"Cameras leave us with residual images of the past, but when people are looking into the viewfinder, they are experiencing a new kind of awareness generated by the camera. Certain things you never noticed, you see inside the frame. I just wanted to have a camera which can offer people awareness and nothing more. So my Awareness Box cannot take pictures. But it can show you high definition images, kind of like the LCD viewfinder of a digital camcorder. Also, I knew that if I were to present Awareness Boxes that are industry endorsed, I could make a more serious statement to people. So I chose Samsung as my technical supporter. As you can see, my new concept Awareness Box bears a Samsung logo. And the design of the box is rather whimsical, with its tanned leather case and cool silver buttons."


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Valery Grancher's sees the younger generation as people whose lives revolve around playing with laptop computers and chatting on their mobile phones. So his work, "Web Site," is a cozy computer station. His new software program (www.wapdrive.com/vgrancher) instructs the users how to stimulate their brains.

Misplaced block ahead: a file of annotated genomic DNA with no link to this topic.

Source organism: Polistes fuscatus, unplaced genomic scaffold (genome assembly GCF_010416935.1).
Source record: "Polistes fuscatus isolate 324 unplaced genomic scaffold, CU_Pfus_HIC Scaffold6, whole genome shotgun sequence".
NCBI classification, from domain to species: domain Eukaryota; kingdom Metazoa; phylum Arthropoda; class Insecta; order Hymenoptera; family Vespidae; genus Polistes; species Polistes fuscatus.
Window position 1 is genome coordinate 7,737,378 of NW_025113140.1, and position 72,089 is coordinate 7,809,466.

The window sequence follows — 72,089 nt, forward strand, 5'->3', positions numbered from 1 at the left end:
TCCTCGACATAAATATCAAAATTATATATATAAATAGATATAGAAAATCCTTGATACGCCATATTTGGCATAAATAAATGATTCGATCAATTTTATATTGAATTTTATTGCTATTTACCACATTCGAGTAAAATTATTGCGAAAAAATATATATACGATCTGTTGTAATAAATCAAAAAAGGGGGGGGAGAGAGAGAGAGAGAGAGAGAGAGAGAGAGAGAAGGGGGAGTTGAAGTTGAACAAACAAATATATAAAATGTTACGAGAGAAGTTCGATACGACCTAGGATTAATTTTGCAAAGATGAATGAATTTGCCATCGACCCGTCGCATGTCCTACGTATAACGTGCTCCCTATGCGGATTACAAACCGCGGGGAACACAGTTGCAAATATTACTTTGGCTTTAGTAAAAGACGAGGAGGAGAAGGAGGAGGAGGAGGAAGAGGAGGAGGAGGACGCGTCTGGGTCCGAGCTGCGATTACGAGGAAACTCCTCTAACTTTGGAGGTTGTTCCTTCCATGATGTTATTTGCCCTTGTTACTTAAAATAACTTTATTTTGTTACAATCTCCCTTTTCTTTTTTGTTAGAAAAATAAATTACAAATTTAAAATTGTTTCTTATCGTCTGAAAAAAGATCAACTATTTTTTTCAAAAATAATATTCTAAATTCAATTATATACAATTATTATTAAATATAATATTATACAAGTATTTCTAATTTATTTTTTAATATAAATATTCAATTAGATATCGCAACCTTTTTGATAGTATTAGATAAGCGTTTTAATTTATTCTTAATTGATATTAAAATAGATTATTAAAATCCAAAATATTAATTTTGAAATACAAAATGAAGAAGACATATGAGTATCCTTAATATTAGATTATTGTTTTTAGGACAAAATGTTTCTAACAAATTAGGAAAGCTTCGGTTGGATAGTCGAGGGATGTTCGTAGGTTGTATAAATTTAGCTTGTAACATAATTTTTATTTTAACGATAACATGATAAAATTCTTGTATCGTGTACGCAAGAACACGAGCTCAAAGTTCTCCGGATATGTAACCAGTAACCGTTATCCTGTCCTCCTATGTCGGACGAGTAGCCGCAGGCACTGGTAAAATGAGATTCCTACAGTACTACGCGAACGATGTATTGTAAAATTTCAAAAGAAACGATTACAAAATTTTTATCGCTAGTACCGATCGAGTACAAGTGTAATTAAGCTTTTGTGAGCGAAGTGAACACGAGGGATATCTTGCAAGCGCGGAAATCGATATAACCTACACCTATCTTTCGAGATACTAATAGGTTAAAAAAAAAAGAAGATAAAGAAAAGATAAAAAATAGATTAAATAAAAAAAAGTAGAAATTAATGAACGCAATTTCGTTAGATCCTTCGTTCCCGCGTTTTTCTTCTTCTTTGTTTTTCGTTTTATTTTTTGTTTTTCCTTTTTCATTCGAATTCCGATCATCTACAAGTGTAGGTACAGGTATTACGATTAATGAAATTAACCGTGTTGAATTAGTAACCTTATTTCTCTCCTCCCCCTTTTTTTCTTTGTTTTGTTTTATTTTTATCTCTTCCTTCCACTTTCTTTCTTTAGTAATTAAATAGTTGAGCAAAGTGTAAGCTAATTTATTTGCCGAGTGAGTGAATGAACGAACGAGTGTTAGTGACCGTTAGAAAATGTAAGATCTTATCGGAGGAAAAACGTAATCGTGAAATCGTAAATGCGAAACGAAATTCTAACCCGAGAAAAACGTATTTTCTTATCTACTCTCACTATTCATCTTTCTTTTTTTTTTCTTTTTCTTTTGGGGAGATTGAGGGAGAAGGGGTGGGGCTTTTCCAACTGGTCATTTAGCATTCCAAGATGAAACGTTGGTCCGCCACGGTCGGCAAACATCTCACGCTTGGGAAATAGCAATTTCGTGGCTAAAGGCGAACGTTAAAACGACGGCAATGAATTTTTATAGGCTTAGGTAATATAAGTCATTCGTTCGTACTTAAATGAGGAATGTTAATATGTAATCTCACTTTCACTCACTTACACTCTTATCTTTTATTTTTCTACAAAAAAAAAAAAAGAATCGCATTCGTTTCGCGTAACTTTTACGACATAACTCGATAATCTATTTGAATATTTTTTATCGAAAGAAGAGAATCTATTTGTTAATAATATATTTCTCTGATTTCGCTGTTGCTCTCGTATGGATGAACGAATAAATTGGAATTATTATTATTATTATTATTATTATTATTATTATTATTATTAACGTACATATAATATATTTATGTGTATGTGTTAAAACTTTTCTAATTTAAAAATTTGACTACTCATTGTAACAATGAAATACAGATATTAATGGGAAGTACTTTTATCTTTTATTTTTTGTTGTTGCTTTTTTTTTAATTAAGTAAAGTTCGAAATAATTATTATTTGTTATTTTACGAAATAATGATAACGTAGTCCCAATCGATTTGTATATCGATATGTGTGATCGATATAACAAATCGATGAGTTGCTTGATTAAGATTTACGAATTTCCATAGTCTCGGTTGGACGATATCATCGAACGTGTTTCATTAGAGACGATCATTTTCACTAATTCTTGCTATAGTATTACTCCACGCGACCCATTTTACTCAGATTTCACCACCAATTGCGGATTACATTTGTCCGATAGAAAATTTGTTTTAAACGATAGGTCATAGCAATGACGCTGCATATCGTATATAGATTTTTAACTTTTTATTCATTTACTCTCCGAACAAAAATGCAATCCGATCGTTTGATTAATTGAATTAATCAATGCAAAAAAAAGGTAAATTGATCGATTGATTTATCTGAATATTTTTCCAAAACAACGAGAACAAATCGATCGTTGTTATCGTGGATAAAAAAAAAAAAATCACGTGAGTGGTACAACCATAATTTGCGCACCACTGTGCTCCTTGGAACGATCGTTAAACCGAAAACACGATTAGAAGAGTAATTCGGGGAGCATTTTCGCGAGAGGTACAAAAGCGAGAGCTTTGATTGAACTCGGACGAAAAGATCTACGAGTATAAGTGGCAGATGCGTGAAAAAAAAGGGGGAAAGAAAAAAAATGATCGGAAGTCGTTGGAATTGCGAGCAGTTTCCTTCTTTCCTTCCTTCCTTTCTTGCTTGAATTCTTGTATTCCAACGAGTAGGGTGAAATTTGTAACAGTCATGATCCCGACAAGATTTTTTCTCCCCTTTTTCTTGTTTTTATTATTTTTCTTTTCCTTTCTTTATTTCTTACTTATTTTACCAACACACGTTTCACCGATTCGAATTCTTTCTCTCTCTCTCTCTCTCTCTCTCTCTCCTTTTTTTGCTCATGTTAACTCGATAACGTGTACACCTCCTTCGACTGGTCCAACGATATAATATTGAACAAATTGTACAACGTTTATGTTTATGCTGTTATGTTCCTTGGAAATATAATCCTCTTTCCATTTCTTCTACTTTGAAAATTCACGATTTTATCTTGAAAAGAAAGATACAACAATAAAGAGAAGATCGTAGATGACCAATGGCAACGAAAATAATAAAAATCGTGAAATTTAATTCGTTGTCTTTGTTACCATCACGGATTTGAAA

"I wanted to stimulate the mobile phone users' imaginations by linking to off-beat subjects and ideas. It's basically about interaction with a new kind of network connecting young people to their mobile phones and Web sites. I've designed a special "google" program: You punch in your favorite word, and it returns strangely grouped words. It's kind of weird, but it makes you think."


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Mathieu Mercier likes to work with abstract ideas; his "Untitled" is a group of columns.


"I started with the main column in the hall. There was only one column and I added many more. I like the way the columns divided the space, and columns look kind of like a forest. It's a decoration idea to make an abstract picture."

by Inēs Cho